What is Depression? — A Metaphorical Look at Enduring Souls and Crushing Weights


The Weight of the World 


To depress something is to push down on it. If you keep it there, the object can be said to exist in a state of depression.

After his involvement in the war with the Olympian gods, Atlas - one of the Titans - was given the punishment of holding up the sky for eternity. Only a fool would mistake Atlas’ immobility, stagnation, and depressed state for weakness. Could they not see that he bore the weight of the whole world on his shoulders? When I see Atlas, the enduring, I see the embodiment of strength. Doomed to bear that weight for eternity, he refused to let it crush him. I wouldn’t blame him if he did. Eternity is, after all, a long time. 

I wonder, if Heracles really did construct pillars to free Atlas, how great it must have felt to be liberated from that weight. Did the world rejoice when they had freed up such a strong titan from his immense load? Anyone who could bear such a weight was surely capable of accomplishing much more now that he was free. 


The Wrong Lens


To live life is to bear a weight. Some weights are taken up voluntarily and others are imposed on us. Some we can bear, while others begin to crush us and, like Atlas, we can become depressed under these weights. 

The cause of the weights we all bear is complex and is unlikely to come down to one factor. Our weights are built up by both biological and environmental factors. Your physiology, your psychology, and your society all intertwine to form the unique load that you carry. 

To view depression through a lens of strength or weakness is meaningless. So many variables contribute to the weight any individual carries and it’s mostly invisible to us. All that we can see, if an individual allows us, is that the weight has become too heavy for them. The question isn’t ,”why can’t you lift that load” but “how can I help you lift it”. Even as Atlas bore the weight of the whole world with his godly strength, he still needed the help of Heracles to be liberated. And, I wonder, how much better the world was for it.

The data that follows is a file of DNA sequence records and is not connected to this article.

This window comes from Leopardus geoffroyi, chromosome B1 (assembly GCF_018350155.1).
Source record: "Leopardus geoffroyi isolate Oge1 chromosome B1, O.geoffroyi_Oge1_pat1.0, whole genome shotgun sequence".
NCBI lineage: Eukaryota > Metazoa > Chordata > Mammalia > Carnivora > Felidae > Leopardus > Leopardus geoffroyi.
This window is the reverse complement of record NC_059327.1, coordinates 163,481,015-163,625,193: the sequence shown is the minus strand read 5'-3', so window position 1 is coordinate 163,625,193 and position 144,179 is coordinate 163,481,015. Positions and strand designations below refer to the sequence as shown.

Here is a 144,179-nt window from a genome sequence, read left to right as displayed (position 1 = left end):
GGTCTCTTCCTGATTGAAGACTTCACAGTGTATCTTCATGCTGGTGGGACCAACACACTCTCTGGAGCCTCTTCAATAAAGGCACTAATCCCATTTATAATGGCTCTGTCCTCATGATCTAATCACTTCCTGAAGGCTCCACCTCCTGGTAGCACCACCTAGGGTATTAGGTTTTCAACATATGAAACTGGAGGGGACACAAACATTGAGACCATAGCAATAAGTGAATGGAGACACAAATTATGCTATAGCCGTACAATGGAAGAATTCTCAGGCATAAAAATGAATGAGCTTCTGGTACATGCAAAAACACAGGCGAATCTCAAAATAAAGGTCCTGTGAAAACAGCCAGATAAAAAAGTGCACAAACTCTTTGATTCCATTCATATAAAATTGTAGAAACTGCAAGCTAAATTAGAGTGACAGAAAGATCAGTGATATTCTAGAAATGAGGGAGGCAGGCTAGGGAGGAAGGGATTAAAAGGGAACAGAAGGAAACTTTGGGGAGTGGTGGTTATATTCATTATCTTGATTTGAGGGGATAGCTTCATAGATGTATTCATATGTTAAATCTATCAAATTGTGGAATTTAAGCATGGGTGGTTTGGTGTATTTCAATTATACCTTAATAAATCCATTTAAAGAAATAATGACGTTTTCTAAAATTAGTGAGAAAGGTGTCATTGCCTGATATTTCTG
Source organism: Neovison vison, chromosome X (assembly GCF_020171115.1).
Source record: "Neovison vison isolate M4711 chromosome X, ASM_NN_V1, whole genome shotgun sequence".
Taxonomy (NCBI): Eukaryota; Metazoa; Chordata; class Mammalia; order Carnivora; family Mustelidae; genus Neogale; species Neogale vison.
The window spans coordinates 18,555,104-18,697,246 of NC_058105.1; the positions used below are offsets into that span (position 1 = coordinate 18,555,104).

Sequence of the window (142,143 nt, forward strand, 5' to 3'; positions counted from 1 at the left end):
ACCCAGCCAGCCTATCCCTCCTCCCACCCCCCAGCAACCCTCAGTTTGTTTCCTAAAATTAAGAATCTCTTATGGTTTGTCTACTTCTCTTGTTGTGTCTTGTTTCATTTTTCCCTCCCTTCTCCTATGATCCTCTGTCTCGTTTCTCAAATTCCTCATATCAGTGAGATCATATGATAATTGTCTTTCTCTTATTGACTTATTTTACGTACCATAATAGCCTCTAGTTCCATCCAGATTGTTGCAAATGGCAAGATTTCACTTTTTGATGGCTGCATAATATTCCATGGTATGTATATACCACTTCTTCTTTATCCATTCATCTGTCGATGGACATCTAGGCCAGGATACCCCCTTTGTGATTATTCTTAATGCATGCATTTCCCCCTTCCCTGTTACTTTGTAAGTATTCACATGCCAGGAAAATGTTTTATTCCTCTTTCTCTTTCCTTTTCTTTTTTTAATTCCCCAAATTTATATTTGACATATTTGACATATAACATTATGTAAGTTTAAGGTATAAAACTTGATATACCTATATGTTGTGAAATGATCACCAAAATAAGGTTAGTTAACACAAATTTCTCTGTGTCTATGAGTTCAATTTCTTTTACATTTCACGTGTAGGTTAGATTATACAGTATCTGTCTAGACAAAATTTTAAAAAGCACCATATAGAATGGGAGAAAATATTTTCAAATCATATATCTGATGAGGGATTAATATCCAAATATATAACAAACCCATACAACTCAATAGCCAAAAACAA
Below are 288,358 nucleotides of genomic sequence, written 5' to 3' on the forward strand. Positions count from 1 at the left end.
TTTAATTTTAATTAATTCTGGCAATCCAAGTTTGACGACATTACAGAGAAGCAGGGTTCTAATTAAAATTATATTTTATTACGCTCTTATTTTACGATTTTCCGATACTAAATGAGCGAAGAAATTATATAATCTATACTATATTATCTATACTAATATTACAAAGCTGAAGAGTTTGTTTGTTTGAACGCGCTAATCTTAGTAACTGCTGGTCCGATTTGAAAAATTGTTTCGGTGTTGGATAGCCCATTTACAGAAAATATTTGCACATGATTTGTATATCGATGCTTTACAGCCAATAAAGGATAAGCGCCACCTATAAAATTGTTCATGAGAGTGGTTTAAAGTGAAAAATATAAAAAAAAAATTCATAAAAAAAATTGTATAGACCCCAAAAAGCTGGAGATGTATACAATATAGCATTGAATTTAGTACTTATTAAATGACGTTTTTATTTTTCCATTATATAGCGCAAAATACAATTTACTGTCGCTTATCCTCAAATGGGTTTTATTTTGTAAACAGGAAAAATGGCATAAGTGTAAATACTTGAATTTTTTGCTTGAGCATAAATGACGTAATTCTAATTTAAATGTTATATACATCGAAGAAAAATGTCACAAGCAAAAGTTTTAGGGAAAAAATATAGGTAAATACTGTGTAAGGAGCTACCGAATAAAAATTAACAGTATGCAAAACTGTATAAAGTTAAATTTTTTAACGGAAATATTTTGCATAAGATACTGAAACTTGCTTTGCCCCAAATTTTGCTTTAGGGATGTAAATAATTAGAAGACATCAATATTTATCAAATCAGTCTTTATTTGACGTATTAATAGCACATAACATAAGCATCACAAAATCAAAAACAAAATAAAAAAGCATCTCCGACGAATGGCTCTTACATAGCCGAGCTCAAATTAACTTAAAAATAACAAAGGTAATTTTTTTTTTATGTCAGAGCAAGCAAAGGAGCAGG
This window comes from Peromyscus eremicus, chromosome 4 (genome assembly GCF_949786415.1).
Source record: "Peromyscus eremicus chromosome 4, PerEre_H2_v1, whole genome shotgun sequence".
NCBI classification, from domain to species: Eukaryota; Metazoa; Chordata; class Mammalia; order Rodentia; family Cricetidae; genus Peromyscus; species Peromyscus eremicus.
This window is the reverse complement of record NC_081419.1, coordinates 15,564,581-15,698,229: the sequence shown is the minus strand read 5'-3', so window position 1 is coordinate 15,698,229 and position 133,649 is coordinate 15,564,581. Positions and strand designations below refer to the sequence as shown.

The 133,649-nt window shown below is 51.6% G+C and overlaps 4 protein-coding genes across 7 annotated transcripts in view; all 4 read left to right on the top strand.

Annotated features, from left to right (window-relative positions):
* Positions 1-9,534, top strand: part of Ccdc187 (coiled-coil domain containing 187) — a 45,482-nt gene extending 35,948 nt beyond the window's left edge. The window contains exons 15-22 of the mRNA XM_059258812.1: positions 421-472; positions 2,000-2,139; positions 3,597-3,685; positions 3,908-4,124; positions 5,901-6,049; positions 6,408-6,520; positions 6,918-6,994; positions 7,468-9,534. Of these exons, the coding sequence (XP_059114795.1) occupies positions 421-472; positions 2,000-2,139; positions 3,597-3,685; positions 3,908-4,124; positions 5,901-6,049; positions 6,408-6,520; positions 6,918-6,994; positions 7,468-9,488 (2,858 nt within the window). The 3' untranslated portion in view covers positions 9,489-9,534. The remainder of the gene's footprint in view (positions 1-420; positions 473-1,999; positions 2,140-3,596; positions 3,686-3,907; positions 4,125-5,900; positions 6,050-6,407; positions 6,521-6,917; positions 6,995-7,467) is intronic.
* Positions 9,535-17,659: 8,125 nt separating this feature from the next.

Why It Matters


According to the World Health Organization, depression is the leading cause of disability worldwide [2]. Imagine how much human potential we could liberate by taking this collective weight off of the world and helping people bear their loads. 

We’ve come a long way in the fight against depression. 

We’ve gone from a theory of humoural imbalance to one of chemical imbalances which manifested itself in various medicines that have helped lots of people [1]. Neuroscience is gaining a deeper understanding of our brain and even moving past this simplistic model [4]. Future medicinal treatments may prevent the impact of early childhood stress on the brain, or we may treat the cause of anhedonia — which is an inability to feel pleasure —  that depressed individuals often suffer from [3, 4]. 

We’ve gone from a mechanistic or mechanical view of people to a more humane one [1]. Individuals have a unique psychology, and that psychology can be fortified and altered to help them bear the weight of existence. This has manifested itself in different therapies like Cognitive Behavioural Therapy (CBT) which has proven to be very effective at treating depression [2, 5].

As we understand the physiological and psychological processes better, we can structure our society better to help lessen the load we impose on others. We can free people of this immense weight that blocks their full potential, and we will all be better off for it. 

If you feel the weight of your existence bearing down on you, please seek help. Depression is not something that you can just get over. It often requires a detailed look at an individual’s physiology, psychology, and environment, and the solution might require addressing all three. There are teams of experts trained to help lift these loads. It matters that you do it for yourself. You have a unique potential to manifest, and this is just one battle of many that you will go on to win. But, it also matters to the world. Each individual victory is a collective victory, and we will all be better off for it. 

This video was made for YouTube’s Giving Week. If you’d like to help us win the battle against depression please consider donating to the Brain and Behaviour Research Foundation by clicking the new donate button below. Can’t donate? No problem, you can also help us by sharing this video! All ad revenue generated by this video will go towards the Brain and Behaviour Reserach Foundation.

As always, thanks for watching and I’ll see you next time! 



Sources

1. Lawlor, Clark. From Melancholia to Prozac: A History of Depression. Oxford University Press, 2012.

2. “Depression.” World Health Organization, World Health Organization, www.who.int/en/news-room/fact-sheets/detail/depression

3. Nugent, Fereshteh S. “New Clues for Medications to Prevent Disorders Caused by Early-Life Stress.” Brain & Behavior Research Foundation, 14 Nov. 2018, www.bbrfoundation.org/content/new-clues-medications-prevent-disorders-caused-early-life-stress

4. Malenka, Robert C. “Moving Beyond 'Chemical Imbalance' Theory of Depression.” Brain & Behavior Research Foundation, 1 Feb. 2018, www.bbrfoundation.org/content/moving-beyond-chemical-imbalance-theory-depression

5. Burns, David D. Feeling Good: The New Mood Therapy. Avon Books, 1980.

psychologyJustin Deol